US Supreme Court upholds lethal injection, opening way to resumed executions

By Naomi Spencer
17 April 2008

On Wednesday the US Supreme Court ruled 7-2 to reject a challenge to execution by lethal injection. The case was brought by two Kentucky death row prisoners, who argued that the method exposes those condemned to die to the risk of cruel and unusual punishment.

The reactionary ruling will lead to a resumption of executions, which were halted nationwide last September after the court agreed to hear the case. Moreover, while the decision is not a direct ruling on the constitutionality of the death penalty itself, it will thwart pending and future cases brought forward by prisoners on similar grounds and make challenging the death penalty more difficult.

The case, Baze v. Rees, concentrated on the constitutionally of the lethal injection procedure, the form of execution used in most states that practice capital punishment. Specifically, the two Kentucky prisoners claimed that the method of lethal injection posed a significant enough risk of misadministration and excruciating pain that its use, even when properly administered, constituted cruel and unusual punishment, which is banned by the Eighth Amendment to the US Constitution.

The court justices issued varying opinions. Chief Justice John Roberts wrote the majority opinion, which was joined by justices Anthony Kennedy, Samuel Alito, John Paul Stevens, Antonin Scalia, Clarence Thomas, and Steven Breyer. All but Kennedy filed separate concurring opinions in which they laid out differences on the ruling—most going even further to the right than the majority opinion.

The petitioners cited numerous instances in which the most common three-drug method of lethal injection left prisoners in agonizing pain for extended periods of time. In lethal injection, a prisoner is bound to a gurney and fitted with two needles connecting to intravenous drips. The first injection, consisting of the barbituate sodium thiopental, is intended to swiftly put the prisoner into a comatose state of unconsciousness.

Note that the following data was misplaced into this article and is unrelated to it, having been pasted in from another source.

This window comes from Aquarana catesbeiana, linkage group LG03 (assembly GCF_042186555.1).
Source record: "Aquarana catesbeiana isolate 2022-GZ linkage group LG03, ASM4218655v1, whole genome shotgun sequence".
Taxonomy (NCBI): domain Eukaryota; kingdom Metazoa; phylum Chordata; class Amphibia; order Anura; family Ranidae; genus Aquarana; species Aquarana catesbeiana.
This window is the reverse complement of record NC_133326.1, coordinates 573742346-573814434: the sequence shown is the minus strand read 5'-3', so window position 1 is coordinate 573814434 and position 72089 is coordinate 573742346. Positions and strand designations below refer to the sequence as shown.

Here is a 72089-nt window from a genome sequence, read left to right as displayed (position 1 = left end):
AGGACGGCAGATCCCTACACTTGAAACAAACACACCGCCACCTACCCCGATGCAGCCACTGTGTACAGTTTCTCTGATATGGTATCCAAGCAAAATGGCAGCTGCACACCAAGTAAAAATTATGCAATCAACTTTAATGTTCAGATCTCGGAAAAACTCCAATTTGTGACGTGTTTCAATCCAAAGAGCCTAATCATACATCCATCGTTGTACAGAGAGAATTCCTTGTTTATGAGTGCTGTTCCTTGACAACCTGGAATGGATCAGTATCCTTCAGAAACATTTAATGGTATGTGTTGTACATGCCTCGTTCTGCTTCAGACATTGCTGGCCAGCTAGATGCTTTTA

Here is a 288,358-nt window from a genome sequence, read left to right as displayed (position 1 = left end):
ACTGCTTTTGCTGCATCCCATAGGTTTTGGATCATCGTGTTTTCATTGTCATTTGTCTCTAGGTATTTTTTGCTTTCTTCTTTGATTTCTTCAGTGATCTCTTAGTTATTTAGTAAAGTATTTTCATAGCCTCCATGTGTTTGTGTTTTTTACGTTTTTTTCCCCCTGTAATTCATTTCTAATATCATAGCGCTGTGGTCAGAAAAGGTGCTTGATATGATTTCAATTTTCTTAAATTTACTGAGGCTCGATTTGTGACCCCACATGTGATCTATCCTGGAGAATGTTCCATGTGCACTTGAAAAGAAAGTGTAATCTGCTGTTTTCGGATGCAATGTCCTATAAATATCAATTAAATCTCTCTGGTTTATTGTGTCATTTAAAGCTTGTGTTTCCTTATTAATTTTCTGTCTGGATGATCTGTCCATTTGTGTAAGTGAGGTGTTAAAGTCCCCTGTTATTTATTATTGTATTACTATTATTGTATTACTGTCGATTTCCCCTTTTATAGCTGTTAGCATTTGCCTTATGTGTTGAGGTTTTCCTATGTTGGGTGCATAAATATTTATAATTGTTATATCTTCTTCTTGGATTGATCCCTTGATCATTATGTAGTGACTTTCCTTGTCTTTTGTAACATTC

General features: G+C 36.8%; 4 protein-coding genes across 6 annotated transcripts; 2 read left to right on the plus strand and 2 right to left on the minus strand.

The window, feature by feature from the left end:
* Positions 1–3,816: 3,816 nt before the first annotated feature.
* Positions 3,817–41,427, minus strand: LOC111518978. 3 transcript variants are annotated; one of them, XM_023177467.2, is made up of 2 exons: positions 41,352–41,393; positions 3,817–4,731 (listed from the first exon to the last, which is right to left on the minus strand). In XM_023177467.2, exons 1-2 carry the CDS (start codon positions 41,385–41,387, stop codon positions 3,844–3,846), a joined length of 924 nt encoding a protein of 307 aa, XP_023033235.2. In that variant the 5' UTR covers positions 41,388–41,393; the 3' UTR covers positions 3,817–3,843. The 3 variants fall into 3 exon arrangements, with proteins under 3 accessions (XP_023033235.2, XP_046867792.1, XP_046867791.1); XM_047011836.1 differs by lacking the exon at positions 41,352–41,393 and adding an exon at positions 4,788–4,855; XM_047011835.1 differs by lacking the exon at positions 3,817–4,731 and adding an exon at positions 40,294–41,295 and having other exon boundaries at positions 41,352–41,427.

However, if the injection is improperly placed, or the chemical does not pass evenly through the intravenous tube, there is a chance the prisoner will be cognizant and suffer severe pain when the other toxic chemicals are administered.

The second injection contains a paralyzing agent called pancuronium bromide, which renders the prisoner completely immobile and causes suffocation. If a prisoner is conscious at this point, all signs of suffering, seizures, and terror are undetectable. The third and fatal injection of potassium chloride, which induces a massive heart attack, also induces a severe burning sensation in the veins.

Wednesday’s decision will be followed by a wide resumption of executions. Forty-two people were executed in 2007, through September when the moratorium was imposed, the lowest number of executions in the US in 13 years. Yet even considering this drop, the US was still ranked fifth in the world in terms of people executed. At the time of the moratorium, the executions of 40 prisoners were imminent.

Thousands of prisoners sit on death row throughout the country. Numerous states—including Texas, California, Ohio, Arizona, Alabama, and Florida—hold well over a hundred condemned prisoners; California’s death row population is approaching 700. According to the Death Penalty Information Center, death row inmates typically spend more than a decade of their lives awaiting execution, in isolation, excluded from education and vocational programs, disallowed most forms of exercise and visitation.

Between 1977 and 2006, over 7,100 people have been sentenced to death in the US. Thirty-six of the 50 US states, in addition to the federal government, administer lethal injections to carry out death sentences, with most, including Kentucky, using the three-drug combination.

In the majority opinion Wednesday Chief Justice Roberts asserted that Kentucky’s lethal injection procedure “complies with the constitutional requirements against cruel and unusual punishment.” Making clear its support for the barbaric procedure, the high court ruling affirmed a lower court ruling and acknowledged that “there are no methods of legal execution that are satisfactory to those who oppose the death penalty on moral, religious, or societal grounds.”

Roberts wrote, “Some risk of pain is inherent in any method of execution—no matter how humane—if only from the prospect of error in following the required procedure. It is clear, then, that the Constitution does not demand the avoidance of all risk of pain in carrying out executions.”